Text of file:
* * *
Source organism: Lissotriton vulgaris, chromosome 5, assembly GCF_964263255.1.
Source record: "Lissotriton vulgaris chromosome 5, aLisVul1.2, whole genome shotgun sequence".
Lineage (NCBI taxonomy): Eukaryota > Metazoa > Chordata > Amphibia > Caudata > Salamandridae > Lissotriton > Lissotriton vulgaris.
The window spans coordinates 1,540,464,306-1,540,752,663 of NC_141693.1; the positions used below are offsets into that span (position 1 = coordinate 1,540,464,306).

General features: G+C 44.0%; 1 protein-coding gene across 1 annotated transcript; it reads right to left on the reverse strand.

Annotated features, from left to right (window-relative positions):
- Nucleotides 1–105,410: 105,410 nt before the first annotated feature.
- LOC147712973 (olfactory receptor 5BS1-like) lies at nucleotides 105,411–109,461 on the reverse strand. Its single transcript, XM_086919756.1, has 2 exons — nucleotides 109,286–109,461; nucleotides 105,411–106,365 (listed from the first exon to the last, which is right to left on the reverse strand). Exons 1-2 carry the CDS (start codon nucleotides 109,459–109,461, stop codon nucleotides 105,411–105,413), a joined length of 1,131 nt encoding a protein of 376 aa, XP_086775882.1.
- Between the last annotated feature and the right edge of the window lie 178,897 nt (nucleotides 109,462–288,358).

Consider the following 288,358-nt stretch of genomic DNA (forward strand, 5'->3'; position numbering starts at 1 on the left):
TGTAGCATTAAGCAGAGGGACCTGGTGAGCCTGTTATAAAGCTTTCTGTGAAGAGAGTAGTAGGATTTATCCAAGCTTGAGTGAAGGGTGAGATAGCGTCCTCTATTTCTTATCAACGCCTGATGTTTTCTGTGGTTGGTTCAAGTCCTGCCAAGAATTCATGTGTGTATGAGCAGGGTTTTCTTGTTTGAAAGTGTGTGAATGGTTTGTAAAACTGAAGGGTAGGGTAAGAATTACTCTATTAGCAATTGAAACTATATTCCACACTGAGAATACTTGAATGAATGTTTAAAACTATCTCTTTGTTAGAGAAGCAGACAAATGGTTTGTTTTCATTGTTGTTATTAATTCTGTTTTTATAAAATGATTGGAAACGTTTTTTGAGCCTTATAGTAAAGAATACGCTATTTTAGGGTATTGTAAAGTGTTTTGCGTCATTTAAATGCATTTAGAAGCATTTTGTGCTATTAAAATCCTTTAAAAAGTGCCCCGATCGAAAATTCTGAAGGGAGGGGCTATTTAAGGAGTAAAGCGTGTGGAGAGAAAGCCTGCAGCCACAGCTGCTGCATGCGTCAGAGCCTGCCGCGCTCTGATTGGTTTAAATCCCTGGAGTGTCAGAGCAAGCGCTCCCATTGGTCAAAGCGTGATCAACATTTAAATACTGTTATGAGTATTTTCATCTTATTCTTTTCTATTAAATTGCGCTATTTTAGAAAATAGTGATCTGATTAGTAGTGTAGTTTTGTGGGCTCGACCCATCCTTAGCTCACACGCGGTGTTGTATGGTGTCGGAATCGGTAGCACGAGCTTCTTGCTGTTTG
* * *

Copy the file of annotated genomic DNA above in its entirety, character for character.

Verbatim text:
Source organism: Lissotriton vulgaris, chromosome 5, assembly GCF_964263255.1.
Source record: "Lissotriton vulgaris chromosome 5, aLisVul1.2, whole genome shotgun sequence".
Lineage (NCBI taxonomy): Eukaryota > Metazoa > Chordata > Amphibia > Caudata > Salamandridae > Lissotriton > Lissotriton vulgaris.
The window spans coordinates 1,540,464,306-1,540,752,663 of NC_141693.1; the positions used below are offsets into that span (position 1 = coordinate 1,540,464,306).

General features: G+C 44.0%; 1 protein-coding gene across 1 annotated transcript; it reads right to left on the reverse strand.

Annotated features, from left to right (window-relative positions):
- Nucleotides 1–105,410: 105,410 nt before the first annotated feature.
- LOC147712973 (olfactory receptor 5BS1-like) lies at nucleotides 105,411–109,461 on the reverse strand. Its single transcript, XM_086919756.1, has 2 exons — nucleotides 109,286–109,461; nucleotides 105,411–106,365 (listed from the first exon to the last, which is right to left on the reverse strand). Exons 1-2 carry the CDS (start codon nucleotides 109,459–109,461, stop codon nucleotides 105,411–105,413), a joined length of 1,131 nt encoding a protein of 376 aa, XP_086775882.1.
- Between the last annotated feature and the right edge of the window lie 178,897 nt (nucleotides 109,462–288,358).

Consider the following 288,358-nt stretch of genomic DNA (forward strand, 5'->3'; position numbering starts at 1 on the left):
TGTAGCATTAAGCAGAGGGACCTGGTGAGCCTGTTATAAAGCTTTCTGTGAAGAGAGTAGTAGGATTTATCCAAGCTTGAGTGAAGGGTGAGATAGCGTCCTCTATTTCTTATCAACGCCTGATGTTTTCTGTGGTTGGTTCAAGTCCTGCCAAGAATTCATGTGTGTATGAGCAGGGTTTTCTTGTTTGAAAGTGTGTGAATGGTTTGTAAAACTGAAGGGTAGGGTAAGAATTACTCTATTAGCAATTGAAACTATATTCCACACTGAGAATACTTGAATGAATGTTTAAAACTATCTCTTTGTTAGAGAAGCAGACAAATGGTTTGTTTTCATTGTTGTTATTAATTCTGTTTTTATAAAATGATTGGAAACGTTTTTTGAGCCTTATAGTAAAGAATACGCTATTTTAGGGTATTGTAAAGTGTTTTGCGTCATTTAAATGCATTTAGAAGCATTTTGTGCTATTAAAATCCTTTAAAAAGTGCCCCGATCGAAAATTCTGAAGGGAGGGGCTATTTAAGGAGTAAAGCGTGTGGAGAGAAAGCCTGCAGCCACAGCTGCTGCATGCGTCAGAGCCTGCCGCGCTCTGATTGGTTTAAATCCCTGGAGTGTCAGAGCAAGCGCTCCCATTGGTCAAAGCGTGATCAACATTTAAATACTGTTATGAGTATTTTCATCTTATTCTTTTCTATTAAATTGCGCTATTTTAGAAAATAGTGATCTGATTAGTAGTGTAGTTTTGTGGGCTCGACCCATCCTTAGCTCACACGCGGTGTTGTATGGTGTCGGAATCGGTAGCACGAGCTTCTTGCTGTTTG